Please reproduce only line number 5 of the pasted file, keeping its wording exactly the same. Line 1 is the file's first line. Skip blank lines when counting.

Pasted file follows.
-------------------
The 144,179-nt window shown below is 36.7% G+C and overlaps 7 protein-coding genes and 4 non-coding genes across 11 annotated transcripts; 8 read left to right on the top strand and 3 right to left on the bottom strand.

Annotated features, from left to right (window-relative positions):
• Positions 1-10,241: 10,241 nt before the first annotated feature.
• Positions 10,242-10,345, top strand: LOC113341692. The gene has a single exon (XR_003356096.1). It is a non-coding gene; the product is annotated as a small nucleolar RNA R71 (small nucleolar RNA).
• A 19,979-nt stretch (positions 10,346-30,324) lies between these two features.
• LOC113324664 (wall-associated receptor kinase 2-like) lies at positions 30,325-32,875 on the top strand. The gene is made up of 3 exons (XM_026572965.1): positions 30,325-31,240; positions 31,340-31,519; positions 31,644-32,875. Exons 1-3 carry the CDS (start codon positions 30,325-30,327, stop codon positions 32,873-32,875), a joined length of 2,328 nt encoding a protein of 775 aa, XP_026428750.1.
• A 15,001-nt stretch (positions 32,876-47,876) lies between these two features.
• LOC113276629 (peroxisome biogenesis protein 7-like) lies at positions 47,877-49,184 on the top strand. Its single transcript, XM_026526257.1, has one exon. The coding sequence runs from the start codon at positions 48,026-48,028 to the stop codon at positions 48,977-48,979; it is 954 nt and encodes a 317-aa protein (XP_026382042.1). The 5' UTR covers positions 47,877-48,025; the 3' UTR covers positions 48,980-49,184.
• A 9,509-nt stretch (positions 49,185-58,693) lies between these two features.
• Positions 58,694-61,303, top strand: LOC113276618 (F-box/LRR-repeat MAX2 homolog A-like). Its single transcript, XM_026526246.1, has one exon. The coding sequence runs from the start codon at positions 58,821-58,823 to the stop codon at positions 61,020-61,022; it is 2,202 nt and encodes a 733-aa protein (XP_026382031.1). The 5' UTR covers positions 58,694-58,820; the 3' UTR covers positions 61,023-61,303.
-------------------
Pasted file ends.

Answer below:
• A 19,979-nt stretch (positions 10,346-30,324) lies between these two features.